A girl's education comes first, marriage will follow later
Sokhna Diara Diouf is 15 years old. She is a member of the Citizenship and Human Rights Club of the CEM les Martyrs school of Thiaroye, on the outskirts of Dakar, Senegal.
Every Thursday, Sokhna and other students in her class, girls and boys – although she admits that the girls are more numerous – participate in the club’s meetings to choose the topic that will be the focus of the debate on citizenship and human rights the following Thursday.
This time, the theme is schooling, keeping girls in school and marriage.
What influences the choice of themes are the students’ challenges in everyday life. They choose a theme that will enable them to discuss human rights while also applying them to problems they encounter daily. Thus, the issue of girls' school attendance and keeping them in school frequently arises among the Club’s students, as some of them, when they reach puberty, must marry.
To address the issue, students use textbooks on the Universal Declaration of Human Rights and focus on articles linked to the theme of the day. The debates are supervised by history and geography teachers who, with the help of manuals on human rights education, teach the Club’s members civics and citizenship.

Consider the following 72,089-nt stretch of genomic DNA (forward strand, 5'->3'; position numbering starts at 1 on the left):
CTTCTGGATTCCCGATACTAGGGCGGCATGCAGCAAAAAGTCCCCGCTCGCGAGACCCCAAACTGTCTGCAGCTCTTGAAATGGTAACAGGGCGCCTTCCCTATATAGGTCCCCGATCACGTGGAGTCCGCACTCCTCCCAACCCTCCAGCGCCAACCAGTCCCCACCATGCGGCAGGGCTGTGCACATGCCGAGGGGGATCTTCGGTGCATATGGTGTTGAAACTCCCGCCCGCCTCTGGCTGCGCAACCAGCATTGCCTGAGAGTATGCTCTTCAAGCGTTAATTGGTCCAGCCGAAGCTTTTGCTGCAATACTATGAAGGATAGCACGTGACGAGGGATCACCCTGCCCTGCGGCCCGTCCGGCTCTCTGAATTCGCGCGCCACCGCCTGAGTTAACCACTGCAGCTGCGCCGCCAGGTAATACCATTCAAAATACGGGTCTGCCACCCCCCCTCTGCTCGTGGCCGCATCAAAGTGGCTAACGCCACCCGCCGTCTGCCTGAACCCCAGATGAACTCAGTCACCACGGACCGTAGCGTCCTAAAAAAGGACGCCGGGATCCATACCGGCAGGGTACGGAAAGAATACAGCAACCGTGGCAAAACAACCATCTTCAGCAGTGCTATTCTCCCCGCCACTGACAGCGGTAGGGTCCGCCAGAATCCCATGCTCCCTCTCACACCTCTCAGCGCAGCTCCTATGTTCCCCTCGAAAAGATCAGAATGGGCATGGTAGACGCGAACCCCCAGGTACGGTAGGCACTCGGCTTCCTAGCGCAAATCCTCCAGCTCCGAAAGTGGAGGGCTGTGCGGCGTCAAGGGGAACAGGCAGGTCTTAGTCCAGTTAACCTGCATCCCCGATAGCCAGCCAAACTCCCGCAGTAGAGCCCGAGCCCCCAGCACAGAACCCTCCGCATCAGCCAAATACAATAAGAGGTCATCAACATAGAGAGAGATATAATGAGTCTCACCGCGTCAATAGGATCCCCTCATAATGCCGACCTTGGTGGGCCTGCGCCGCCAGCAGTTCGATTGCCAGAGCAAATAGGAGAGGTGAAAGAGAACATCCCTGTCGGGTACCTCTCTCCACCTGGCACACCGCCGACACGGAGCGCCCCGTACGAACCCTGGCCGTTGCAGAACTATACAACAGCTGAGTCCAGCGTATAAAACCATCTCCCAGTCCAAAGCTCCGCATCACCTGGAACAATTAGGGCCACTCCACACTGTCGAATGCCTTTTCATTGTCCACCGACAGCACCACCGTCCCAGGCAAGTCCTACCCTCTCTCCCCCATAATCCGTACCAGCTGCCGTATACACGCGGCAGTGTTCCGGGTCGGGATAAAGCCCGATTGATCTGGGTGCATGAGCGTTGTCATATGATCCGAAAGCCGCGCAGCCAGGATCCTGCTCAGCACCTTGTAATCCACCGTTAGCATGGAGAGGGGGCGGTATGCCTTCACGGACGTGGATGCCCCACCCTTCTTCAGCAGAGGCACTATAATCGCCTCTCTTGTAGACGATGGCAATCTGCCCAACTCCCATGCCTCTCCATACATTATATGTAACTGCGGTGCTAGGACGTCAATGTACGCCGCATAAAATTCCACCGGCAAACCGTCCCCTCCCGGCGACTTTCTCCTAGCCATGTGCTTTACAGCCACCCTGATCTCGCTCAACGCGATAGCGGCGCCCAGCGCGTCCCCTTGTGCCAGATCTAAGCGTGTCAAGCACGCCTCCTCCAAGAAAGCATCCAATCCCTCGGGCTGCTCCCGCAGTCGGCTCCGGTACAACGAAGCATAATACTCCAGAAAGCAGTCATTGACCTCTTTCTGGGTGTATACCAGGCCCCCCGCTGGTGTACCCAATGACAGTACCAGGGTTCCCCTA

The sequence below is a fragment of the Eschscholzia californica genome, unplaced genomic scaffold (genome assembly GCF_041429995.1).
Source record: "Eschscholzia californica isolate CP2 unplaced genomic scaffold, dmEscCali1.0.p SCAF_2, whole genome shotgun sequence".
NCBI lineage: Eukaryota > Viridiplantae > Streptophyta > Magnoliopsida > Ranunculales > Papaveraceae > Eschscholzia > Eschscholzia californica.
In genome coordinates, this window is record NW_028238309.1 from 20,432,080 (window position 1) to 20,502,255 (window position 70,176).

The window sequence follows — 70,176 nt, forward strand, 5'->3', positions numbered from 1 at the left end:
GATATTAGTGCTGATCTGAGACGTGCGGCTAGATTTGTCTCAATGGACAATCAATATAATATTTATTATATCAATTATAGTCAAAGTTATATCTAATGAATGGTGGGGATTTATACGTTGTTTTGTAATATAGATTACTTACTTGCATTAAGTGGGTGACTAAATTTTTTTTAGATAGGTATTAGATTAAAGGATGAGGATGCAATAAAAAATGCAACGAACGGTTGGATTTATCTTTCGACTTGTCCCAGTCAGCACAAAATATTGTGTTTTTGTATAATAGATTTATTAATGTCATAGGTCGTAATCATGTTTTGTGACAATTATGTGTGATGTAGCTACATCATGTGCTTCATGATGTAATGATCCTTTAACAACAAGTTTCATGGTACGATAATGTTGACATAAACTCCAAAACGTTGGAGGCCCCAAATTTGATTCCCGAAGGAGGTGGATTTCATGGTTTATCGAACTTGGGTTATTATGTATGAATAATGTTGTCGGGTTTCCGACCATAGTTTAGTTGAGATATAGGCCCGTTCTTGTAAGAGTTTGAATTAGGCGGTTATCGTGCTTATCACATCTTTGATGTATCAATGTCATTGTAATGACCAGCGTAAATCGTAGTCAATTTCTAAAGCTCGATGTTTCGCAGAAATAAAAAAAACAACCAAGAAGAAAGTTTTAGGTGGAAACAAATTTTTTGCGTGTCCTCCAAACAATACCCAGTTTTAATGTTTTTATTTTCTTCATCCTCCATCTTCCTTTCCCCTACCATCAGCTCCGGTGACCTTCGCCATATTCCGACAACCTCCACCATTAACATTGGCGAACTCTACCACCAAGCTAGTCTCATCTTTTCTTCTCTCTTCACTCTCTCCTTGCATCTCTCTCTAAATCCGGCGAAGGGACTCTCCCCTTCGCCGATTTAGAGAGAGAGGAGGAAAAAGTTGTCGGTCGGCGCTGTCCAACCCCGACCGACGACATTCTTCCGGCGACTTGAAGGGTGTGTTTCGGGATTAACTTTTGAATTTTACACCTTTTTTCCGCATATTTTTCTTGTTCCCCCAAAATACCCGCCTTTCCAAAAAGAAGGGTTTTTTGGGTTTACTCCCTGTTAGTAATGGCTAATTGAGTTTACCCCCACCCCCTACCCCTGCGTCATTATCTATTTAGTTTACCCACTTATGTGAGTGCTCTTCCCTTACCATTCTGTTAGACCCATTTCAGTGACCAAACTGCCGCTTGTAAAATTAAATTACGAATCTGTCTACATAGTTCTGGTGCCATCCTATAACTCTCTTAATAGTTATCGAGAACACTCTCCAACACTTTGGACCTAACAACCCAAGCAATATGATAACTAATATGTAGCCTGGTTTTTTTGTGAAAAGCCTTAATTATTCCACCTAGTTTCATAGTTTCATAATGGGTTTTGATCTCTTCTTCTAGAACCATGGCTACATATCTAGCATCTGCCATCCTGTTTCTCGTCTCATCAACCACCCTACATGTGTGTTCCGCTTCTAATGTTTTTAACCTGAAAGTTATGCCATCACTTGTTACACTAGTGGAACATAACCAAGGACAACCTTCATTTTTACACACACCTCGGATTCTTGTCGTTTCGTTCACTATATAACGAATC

After the debate, Sokhna was confronted with the prospect of one of her classmates getting married. During the discussion she understood that girls should not only be enrolled but also kept in school. It was revealed that sometimes, as soon as girls barely know how to read, they are deemed fit to become wives.
“My friend came to see me and told me that her parents wanted her to drop out of school to get married. I told her not to force things with her parents, to listen to them and then talk to them,” Sokhna said. “Parents need to be made aware of the importance of girls’ education. Those girls could become doctors, presidents… She listened to me and followed my advice. She talked to her parents and me to mine. My mother then spoke with the girl's parents and convinced them.”
“Senegal is a country of parity, girls and boys work. Moreover, my friend is an excellent student, so she should not marry too soon and vanish from school,” she added.
Now, Sokhna Diara Diouf is living proof of her act of courage. Thanks to the activities of the school's Citizenship and Human Rights Club, she has a better understanding of her rights and the rights of all girls. She has become a young human rights defender who wants to spread the message, including her own testimony, to other students.In the ten countries with the highest rates of child marriage, nine are in Africa. Child marriage is a violation of the rights of women and girls and is among the underlining and contributory factors for intimate partner sexual violence and sexually transmitted infections, including HIV, as well as denial of girls’ access to education and to vocational and life skills. Read the UN Human Rights report on women’s Rights in Africa.